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A transatlantic story of loss, betrayal and recovery

Fiction: An Ocean Between Us

Ann O'Loughlin

Orion, €17.99

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A loveable monster is central to Ann O’Loughlin's fifth novel

A loveable monster is central to Ann O’Loughlin's fifth novel

An Ocean Between Us

An Ocean Between Us

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A loveable monster is central to Ann O’Loughlin's fifth novel

The novel opens in Long Island, New York with Cora receiving the news that her partner of nine years, Jack, has been killed in a road accident in Ireland. But he wasn't supposed to be in Ireland, he was supposed to be on a work trip in mainland Europe.

The even bigger shock is that two people were killed in the single-vehicle accident - Jack and his wife. What wife? Cora is obviously reeling. She had no idea. She thought their union was solid, for life. Jack had to travel extensively for work, or at least she thought it was for work. But it appears she's been duped by the love of her life. When the initial shock is absorbed, she stalls plans for her upcoming art exhibition in Manhattan and heads to Ireland. She must find answers to her many questions about Jack's double life.

She lands in De Courcy Square, a fictional city square situated in South Central Dublin, near Baggot St, where Jack and this wife of his, Amelia, lived (when he wasn't at home in New York with Cora) and - blinding though the truth is - she finds herself slowly unspooling the facts about this man who had fooled not only her, but also his Irish wife and possibly even a third woman. Turns out that Jack was a big, loveable and loud, sunshiney, lying monster. And nobody knew, least of all Cora.

Among the residents in De Courcy Square is the next-door neighbour Lily, who knows more about Jack's and Amelia's marriage than she initially lets on (Amelia had already begun to smell a rat), and there's also the residents association's busybody Gladys, a Hyacinth Bucket type who is determined to save the square and its private garden from destruction by a ruthless developer. Gladys is not nearly as bad as she initially presents. There's Lily's daughter, a brisk solicitor who wants Lily to sell up and downsize and there's a homeless girl whom Jack occasionally gave money to. In keeping with the topical, there's another homeless character, Sam, who lost it all in the bust years, drank himself into alcoholism and was ejected by his wife. In his past life he'd had dealings with this particular ruthless developer and now that he's sober he's up for resolving the crisis on the square.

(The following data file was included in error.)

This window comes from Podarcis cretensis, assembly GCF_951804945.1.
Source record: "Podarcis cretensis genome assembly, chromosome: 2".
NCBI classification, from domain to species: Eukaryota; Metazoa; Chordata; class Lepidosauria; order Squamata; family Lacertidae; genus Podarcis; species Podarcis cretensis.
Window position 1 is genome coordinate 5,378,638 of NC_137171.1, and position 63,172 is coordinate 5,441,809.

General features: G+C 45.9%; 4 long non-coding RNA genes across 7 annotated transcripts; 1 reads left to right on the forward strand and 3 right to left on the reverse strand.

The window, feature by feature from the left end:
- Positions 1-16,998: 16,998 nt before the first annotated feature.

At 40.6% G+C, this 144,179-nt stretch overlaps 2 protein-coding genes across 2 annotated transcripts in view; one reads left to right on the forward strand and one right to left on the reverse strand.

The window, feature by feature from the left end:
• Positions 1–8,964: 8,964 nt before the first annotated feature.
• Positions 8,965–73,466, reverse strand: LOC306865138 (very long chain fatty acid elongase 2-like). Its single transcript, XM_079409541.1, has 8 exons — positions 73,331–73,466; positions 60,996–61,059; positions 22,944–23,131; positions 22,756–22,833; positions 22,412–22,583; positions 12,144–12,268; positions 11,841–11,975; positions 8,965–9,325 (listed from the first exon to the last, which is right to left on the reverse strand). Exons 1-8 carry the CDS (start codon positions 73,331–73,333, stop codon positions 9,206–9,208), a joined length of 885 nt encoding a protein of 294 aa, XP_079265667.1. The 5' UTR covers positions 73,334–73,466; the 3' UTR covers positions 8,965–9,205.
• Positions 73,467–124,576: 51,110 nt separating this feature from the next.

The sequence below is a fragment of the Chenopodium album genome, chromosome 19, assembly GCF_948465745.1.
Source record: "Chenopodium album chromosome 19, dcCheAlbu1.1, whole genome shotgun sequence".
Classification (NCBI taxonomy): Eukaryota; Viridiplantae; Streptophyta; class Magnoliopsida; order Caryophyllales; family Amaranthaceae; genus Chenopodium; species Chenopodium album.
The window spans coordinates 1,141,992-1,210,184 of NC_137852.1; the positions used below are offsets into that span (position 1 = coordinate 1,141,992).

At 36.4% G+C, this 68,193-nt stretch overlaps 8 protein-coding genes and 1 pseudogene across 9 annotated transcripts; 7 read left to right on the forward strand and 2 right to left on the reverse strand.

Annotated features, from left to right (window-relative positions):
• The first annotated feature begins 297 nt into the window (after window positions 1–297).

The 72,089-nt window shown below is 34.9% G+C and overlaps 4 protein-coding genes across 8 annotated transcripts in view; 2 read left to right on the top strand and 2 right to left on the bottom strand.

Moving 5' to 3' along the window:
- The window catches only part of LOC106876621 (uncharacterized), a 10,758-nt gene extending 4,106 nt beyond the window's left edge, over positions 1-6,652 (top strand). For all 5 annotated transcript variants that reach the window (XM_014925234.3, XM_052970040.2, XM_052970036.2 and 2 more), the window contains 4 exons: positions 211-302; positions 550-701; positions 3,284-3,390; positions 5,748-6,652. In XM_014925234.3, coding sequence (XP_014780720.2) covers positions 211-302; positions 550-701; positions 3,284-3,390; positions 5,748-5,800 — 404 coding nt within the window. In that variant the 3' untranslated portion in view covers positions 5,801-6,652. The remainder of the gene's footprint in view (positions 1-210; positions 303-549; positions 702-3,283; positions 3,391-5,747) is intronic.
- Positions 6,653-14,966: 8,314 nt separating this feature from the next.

In a previous novel, The Ludlow Ladies Society, O'Loughlin touched on lives that were destroyed in the boom/bust years and here she returns to this theme, but depicting consequences that are even worse than those in Ludlow. In contrast to current 'economic recovery' propaganda, O'Loughlin shows us the permanent scars still borne by those for whom this so-called economic recovery means nothing. So if it's zeitgeist you're looking for, it's delivered here in spades, but with lots of humanity and compassion. Within this motley crew of characters, the apparently well-heeled and well-homed alongside the down-at-heel and homeless, Cora will find company, comfort, solace and solutions.

Ann O'Loughlin's fifth novel reinforces those values she has depicted so well in all of her previous four bestsellers; the importance of friendship, especially in tough times, the havoc wreaked on lives by lies and deceit, the courage that must be found to rebuild our lives when they are broken. She's a dab hand at these themes and fans will not be disappointed.

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